Solaris 10 on x64 Processors: Part 1 - Prework

SSE Support
Back in 2002, after we had resurrected Solaris on x86, we realized that we needed to get back to basics with a number of core kernel subsystems, because while we'd been slowly disinvesting in Solaris on x86, the x86 hardware world had been scampering off doing some really interesting things e.g. the Streaming SIMD Extensions (SSE) to the instruction set, and introducing fast system call mechanisms. We also knew that these were basic assumptions of the 64-bit architecture that AMD was working on, so we started work on the basic kernel support which allows the xmm and mxcsr registers to be part of the state of every Solaris lwp. At the same time, Matt Simmons helped out with the disassembler and debugger support for the new instructions. This didn't take too long, and the work was integrated into Solaris 10 in October 2003, and Solaris 9 Update 6. One of the immediate benefits was Java floating point performance which used SSE instructions on capable platforms, and on the right hardware, Solaris was now one of those platforms!

Fast System Calls
In earlier Solaris releases, system calls were implemented using the lcall instruction; we'd been faithfully doing this for years, without really noticing that the performance of call gates was falling further and further behind. For Solaris 10, we decided to make fast system calls work using the sysenter instruction that was first introduced on Pentium II processors. Because of some awkward limitations around the register usage of the sysexit instruction (in particular, dealing with system calls that return two values), plus our desire to run on older machines, we also keep the older lcall handler around too.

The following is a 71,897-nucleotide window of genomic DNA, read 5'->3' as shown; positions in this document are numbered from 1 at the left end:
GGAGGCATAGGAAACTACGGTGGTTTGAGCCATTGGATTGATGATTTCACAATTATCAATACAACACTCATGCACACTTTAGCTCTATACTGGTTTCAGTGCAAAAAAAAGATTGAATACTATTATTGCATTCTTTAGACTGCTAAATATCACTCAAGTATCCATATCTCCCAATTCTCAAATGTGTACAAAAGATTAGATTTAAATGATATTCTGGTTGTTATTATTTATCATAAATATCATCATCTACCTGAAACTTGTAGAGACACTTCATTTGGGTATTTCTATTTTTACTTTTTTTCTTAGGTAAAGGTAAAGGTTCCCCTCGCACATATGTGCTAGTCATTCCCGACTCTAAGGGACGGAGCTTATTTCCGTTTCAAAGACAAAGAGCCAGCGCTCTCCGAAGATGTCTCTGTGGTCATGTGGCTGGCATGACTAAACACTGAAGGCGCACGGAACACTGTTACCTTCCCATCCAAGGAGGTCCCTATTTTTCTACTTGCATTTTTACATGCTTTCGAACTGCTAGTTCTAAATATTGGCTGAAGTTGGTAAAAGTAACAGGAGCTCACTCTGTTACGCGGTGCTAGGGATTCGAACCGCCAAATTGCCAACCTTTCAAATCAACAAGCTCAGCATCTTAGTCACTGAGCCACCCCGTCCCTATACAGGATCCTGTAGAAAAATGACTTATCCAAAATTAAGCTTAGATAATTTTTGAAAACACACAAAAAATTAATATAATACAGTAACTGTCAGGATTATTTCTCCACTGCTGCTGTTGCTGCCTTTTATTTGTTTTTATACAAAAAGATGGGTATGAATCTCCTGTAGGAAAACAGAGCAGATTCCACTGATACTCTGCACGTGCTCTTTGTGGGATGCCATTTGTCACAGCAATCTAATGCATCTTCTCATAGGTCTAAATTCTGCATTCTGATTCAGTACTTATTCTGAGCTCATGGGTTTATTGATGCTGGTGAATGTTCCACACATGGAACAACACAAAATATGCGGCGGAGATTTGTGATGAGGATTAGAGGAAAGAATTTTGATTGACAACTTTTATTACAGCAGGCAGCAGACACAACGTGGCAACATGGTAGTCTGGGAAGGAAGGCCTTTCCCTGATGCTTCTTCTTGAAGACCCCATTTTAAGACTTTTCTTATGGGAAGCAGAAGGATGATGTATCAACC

First, I should explain something about the way Solaris system call handlers work in general. As you can imagine, in a highly observable system like Solaris, we can, in some circumstances, end up doing a lot of work in the system call enter and system call exit path. But, most of the time, we don't actually need to do all the checks, so more than 10 years ago, one of my former colleagues restructured SPARC system calls to do a single test for all possible pre-work on the per-lwp thread variable called t_presys, and a single test for all possible post-system call handler work on another thread variable called t_postsys. The system call handler is then constructed assuming that the t_presys and t_postsys cases are rare - but if either t_presys or t_postsys is set e.g. by the current system call, previous system call, or via /proc, we handle the relevant rare case in C code, allowing us to code the fast path in a small amount of assembler. To summarize: